In these challenging times, the industrial real estate giant JLL is offering some timely advice to help its warehouse and distribution center rental customers.
Since the advent of the Covid 19 shutdowns, consumers have learned to expect that the near-instant delivery service is a normal thing, along with other services, such as free shipping and returns, it says.
One problem in delivering value-added services is that logistics-related expenses can account for 80% of operations costs. “It’s true in both business-to-consumer and business-to-business markets, and the trend isn’t likely to subside anytime soon,” JLL states.
It points out that nearly a quarter of companies said that they expect customer service preferences will be the single most important challenge over the next decade, based on a study that JLL cosponsored.
“While it’s often difficult for companies to quench consumer demands – and not meeting them would be an unwise business decision – you can take steps to optimize your supply chain network to find relief from rising costs,” the company stresses.
A critical lesson arising from the pandemic is, don’t put all your eggs in one basket. In hindsight, many logistics professionals understand that overreliance on a single source of trade or point of entry was the wrong approach. “It is essential to use more than one source of supply, more than one trading partner and more than one port system,” JLL says.
Transportation and labor costs are among the single largest line items in the distribution business, and solving pain points related to both these functions will reduce costs. Once again, diversification is key.
“Nearly three-quarters of goods are currently moved by truck, but driver shortages, along with many other factors, have increased trucking costs and expanded delivery timelines,” JLL notes. “Using an intermodal strategy with both train and truck can.
help you reduce costs and offset transportation challenges related to tight trucking capacity.”
It also reinforces the importance of working closely with supply chain experts to analyze your network, identify your supply and demand points and strategically place distribution facilities.
Warehouse facilities today are struggling to find the labor they need. Automation and robotics can bridge this gap and boost productivity. JLL says, adding that that automation technologies are improving and are getting more affordable, making this a solid option for offsetting labor shortages.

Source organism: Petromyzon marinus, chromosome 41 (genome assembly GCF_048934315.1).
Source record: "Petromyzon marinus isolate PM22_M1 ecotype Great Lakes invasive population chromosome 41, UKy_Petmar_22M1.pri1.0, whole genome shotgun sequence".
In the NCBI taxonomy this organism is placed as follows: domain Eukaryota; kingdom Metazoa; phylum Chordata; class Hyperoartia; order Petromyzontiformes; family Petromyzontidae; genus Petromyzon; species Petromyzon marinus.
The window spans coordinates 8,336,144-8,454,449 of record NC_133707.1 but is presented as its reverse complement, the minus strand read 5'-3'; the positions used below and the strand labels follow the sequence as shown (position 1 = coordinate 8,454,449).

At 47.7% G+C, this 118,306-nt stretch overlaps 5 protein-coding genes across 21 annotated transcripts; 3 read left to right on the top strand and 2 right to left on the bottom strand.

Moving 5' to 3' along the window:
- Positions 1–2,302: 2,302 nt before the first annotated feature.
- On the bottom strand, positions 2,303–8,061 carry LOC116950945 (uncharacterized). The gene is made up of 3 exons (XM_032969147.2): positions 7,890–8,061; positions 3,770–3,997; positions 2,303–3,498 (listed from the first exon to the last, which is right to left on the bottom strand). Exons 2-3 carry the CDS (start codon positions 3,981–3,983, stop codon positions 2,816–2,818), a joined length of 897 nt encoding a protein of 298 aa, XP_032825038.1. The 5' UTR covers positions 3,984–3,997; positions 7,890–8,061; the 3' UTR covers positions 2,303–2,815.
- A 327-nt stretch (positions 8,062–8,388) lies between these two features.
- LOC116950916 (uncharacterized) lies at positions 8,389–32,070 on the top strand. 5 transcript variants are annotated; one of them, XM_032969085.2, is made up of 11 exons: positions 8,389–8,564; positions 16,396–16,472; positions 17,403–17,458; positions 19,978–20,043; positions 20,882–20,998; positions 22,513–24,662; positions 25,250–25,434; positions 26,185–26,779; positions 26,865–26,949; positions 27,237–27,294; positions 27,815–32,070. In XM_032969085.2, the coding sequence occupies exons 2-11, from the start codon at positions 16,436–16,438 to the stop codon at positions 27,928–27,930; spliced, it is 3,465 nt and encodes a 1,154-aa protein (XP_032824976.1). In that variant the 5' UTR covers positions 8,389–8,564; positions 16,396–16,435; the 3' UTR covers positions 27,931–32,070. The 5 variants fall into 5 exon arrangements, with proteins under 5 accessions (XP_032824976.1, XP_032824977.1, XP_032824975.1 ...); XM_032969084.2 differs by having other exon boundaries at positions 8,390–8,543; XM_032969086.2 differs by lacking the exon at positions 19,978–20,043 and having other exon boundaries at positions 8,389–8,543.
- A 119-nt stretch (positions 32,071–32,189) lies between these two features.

Learn to look ahead and innovate, JLL urges. “Anticipating obstacles and embracing proactive strategies is critical to network optimization.”
It argues that sustainability is at the top of that list. Facility-related sustainability initiatives currently are not driving supply chain decisions, but with transportation accounting for one-third of greenhouse gas emissions, JLL says it is becoming a pillar in a network optimization strategy.
Developers also are getting creative with land purchases for facilities that better serve occupier needs. This extends to retailers transforming big box retail storefronts into fulfillment centers to get closer to population centers.
Don’t forget real estate investments. Warehouse and distribution facilities are the last links in the supply chain, and they account for about 5% of logistics expenses, so there isn’t much opportunity to impact overall costs. But industrial supply shortages are transforming real estate into a rare commodity.
Companies must include real estate as part of a holistic network optimization strategy to secure the critical space needed to drive efficiency throughout the supply chain, JLL asserts.
“Today, more and more companies are reassessing network strategies to accommodate modern business functions and better serve customers,” it concludes. “When companies get supply chain dynamics right, they create tremendous value for their business.”